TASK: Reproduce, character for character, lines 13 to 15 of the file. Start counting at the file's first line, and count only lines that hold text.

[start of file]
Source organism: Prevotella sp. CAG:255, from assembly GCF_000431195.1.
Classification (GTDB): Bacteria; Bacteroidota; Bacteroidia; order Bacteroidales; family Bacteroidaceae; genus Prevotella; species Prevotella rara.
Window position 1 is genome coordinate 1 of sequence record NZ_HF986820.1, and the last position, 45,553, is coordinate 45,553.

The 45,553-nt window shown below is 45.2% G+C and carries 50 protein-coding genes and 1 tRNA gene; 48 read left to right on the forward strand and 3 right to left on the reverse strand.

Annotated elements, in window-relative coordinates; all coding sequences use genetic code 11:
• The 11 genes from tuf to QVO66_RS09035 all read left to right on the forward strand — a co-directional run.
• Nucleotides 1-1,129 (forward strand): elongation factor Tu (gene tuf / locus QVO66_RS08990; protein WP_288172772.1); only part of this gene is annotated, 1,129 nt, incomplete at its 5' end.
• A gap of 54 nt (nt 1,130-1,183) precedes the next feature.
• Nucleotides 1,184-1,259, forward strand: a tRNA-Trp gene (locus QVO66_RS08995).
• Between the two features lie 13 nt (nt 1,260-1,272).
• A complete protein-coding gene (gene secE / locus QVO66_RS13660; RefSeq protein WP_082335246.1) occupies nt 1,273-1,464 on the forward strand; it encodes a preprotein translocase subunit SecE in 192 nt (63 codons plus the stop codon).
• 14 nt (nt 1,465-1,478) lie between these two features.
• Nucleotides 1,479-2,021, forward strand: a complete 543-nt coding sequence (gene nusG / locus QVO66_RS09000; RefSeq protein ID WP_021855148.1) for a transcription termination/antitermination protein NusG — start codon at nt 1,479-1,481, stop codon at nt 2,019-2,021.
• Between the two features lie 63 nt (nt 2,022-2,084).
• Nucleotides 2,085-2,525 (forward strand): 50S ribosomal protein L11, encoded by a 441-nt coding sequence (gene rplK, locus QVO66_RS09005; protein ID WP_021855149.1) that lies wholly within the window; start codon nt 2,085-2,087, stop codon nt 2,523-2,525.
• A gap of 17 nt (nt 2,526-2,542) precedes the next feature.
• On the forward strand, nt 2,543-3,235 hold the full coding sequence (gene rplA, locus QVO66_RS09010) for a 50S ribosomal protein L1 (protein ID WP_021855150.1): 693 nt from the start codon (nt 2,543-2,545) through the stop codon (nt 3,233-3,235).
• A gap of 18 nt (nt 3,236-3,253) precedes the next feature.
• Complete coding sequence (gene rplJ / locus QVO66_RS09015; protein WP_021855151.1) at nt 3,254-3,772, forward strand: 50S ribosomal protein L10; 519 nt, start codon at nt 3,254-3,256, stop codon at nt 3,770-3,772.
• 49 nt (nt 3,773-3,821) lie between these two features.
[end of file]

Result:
• Nucleotides 1,479-2,021, forward strand: a complete 543-nt coding sequence (gene nusG / locus QVO66_RS09000; RefSeq protein ID WP_021855148.1) for a transcription termination/antitermination protein NusG — start codon at nt 1,479-1,481, stop codon at nt 2,019-2,021.
• Between the two features lie 63 nt (nt 2,022-2,084).
• Nucleotides 2,085-2,525 (forward strand): 50S ribosomal protein L11, encoded by a 441-nt coding sequence (gene rplK, locus QVO66_RS09005; protein ID WP_021855149.1) that lies wholly within the window; start codon nt 2,085-2,087, stop codon nt 2,523-2,525.